There are a lot of uncertainties that come along with owning a tiny house. Some of the top questions potential homeowners have are related to inspections.
Do Tiny Houses Have To Be Inspected? Yes, your tiny home will need to pass inspection. However, the inspection process is different than with traditional homes. An inspection will typically check these issues:
There are several different factors that go into inspecting a tiny house. This will all depend on where you live and the type of tiny house you will occupy.
Don’t let this process discourage you, however.
There are many ways to ensure that your tiny house will pass inspection.
Here is everything you need to know about the inspection process for your tiny house so that you can pass with flying colors.
How Can You Get Your Tiny House Inspected?
There are different routes and reasons for getting your tiny house inspected. If you are planning on purchasing a tiny house, an inspection will be necessary for financing that home.
You will also find that you need an inspection of the property before beginning construction on your tiny home as well.
You may also need an inspection for other reasons besides purchasing. Inspections are key when it comes to ensuring your home. Also, if you plan on adding an extension to your tiny home or building upwards, you will need special permits and inspections too.
There are some certification centers that work specifically with tiny houses in order to make sure that is up to code. Organizations like NOAH will be a great asset to you.
A while back, we had a chance to do an interview with Andrew Bennett from NOAH:
However, it is important to note that the style of tiny house you own or are looking to purchase will affect the way your home gets inspected.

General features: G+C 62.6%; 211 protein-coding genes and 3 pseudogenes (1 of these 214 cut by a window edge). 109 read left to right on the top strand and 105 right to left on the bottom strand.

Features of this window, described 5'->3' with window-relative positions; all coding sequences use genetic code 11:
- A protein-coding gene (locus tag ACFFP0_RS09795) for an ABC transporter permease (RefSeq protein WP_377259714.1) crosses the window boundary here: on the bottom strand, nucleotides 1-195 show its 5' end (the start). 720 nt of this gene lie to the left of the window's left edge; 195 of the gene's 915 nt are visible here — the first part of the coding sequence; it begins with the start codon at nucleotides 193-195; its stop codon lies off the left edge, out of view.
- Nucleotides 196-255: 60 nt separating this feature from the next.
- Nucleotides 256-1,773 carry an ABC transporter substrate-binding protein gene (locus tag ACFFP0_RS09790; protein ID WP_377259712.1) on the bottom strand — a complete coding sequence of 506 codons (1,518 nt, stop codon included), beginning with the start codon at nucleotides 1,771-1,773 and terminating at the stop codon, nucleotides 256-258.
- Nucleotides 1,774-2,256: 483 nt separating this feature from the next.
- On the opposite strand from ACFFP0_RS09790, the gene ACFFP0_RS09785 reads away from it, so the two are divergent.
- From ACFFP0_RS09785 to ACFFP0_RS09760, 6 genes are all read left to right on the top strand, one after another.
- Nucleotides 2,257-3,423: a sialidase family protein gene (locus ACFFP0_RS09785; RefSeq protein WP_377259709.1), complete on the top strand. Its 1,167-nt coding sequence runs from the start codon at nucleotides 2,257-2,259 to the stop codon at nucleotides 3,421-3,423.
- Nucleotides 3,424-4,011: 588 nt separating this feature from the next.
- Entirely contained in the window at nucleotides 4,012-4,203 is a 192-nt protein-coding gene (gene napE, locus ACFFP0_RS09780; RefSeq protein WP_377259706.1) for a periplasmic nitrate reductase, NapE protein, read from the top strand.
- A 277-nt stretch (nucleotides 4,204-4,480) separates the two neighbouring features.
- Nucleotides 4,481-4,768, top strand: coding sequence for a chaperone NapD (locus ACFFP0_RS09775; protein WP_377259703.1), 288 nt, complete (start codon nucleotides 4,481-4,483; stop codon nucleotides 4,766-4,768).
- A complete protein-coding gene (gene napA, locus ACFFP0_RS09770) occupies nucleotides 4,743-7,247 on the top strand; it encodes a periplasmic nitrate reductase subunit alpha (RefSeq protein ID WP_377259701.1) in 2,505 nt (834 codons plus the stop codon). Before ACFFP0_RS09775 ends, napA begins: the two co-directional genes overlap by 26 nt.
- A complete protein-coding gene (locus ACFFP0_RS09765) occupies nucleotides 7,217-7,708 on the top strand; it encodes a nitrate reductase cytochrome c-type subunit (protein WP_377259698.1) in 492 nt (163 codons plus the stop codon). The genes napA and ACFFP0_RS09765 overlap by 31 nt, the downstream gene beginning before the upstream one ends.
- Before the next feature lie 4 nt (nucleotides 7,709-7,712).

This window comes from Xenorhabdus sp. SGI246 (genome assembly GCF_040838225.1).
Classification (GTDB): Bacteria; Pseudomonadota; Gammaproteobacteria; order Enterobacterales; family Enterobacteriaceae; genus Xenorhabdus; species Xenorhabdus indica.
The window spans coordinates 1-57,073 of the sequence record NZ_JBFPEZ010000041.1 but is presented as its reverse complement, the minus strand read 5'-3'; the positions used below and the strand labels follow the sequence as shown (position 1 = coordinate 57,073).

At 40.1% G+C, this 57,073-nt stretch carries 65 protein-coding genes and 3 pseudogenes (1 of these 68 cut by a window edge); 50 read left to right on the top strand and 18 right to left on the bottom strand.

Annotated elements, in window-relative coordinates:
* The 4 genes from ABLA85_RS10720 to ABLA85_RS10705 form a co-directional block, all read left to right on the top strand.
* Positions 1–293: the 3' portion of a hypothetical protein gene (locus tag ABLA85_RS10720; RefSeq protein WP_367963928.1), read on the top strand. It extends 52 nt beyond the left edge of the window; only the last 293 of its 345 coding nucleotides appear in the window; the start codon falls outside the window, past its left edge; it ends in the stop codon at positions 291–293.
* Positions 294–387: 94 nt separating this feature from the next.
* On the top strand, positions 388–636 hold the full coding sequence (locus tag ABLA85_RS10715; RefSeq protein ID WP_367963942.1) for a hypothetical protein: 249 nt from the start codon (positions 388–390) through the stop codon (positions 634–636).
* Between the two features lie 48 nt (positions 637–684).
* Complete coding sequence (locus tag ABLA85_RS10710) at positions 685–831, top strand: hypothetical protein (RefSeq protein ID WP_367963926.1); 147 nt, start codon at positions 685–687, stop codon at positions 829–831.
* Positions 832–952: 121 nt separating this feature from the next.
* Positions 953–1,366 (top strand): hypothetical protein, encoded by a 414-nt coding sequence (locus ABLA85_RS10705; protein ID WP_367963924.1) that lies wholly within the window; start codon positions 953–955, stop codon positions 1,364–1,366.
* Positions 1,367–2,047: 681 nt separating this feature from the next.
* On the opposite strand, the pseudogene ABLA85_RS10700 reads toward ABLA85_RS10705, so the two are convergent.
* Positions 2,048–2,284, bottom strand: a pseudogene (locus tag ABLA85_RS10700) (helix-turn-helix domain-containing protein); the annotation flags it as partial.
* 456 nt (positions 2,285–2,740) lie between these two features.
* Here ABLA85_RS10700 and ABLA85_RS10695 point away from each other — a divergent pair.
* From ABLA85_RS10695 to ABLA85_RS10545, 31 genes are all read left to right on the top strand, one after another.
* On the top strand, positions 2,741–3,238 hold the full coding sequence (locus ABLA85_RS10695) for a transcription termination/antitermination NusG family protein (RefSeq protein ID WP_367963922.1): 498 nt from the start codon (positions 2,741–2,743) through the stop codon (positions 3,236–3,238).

Most notably, your inspection will depend on whether or not your tiny home is on wheels or a trailer. So before setting out to find an inspector for you, make sure you know what type of home you will be occupying.
What Is The Process For A Tiny Home Inspection?
Now that you know where to go to get your tiny house inspected, it’s time to learn about the process. Each inspector will have their own set of procedures.
However, the process will almost always be similar. Here are some things to expect when setting up an inspection for your tiny house:
The number one thing that an inspector will be looking for is weaknesses when it comes to the safety of your home. First, there will be a full inspection of the foundation that your tiny house sits on.
This completely depends on whether or not your home is built to move. So, if your home is on a trailer or fitted with wheels the process may be slightly different.
If your tiny home is in a more permanent place, the structural integrity of the home needs to be up to code. This will also depend on where you live and what the law’s of your land is. The tiny home will have to pass these inspections before it can be certified as safe.
Power and Water
In order for your tiny house to pass most inspections, you will need to make sure there is access to power and running water.
If you are still trying to figure out the best way to power your tiny home, check out this article for tips and information. While you more than likely will be using a combination of electricity, solar energy, and propane gas to power your home, it is good to know your options.
Ensuring that your tiny home has running water, however, is a different story. You will not only need a source for hot water but running water as well. This will also depend on the town you live in and whether they have well or tank water.
Consider using a pump and fill system. These systems work with both village and water collections to move water throughout your house.
Insulation and Heating
The next thing that will need to pass inspection on your tiny home is your installation.
Keeping heat indoors is easier in a smaller house. More traditional homes require the heat to fill up more space. However, it is important that the tiny house is free of major leaks.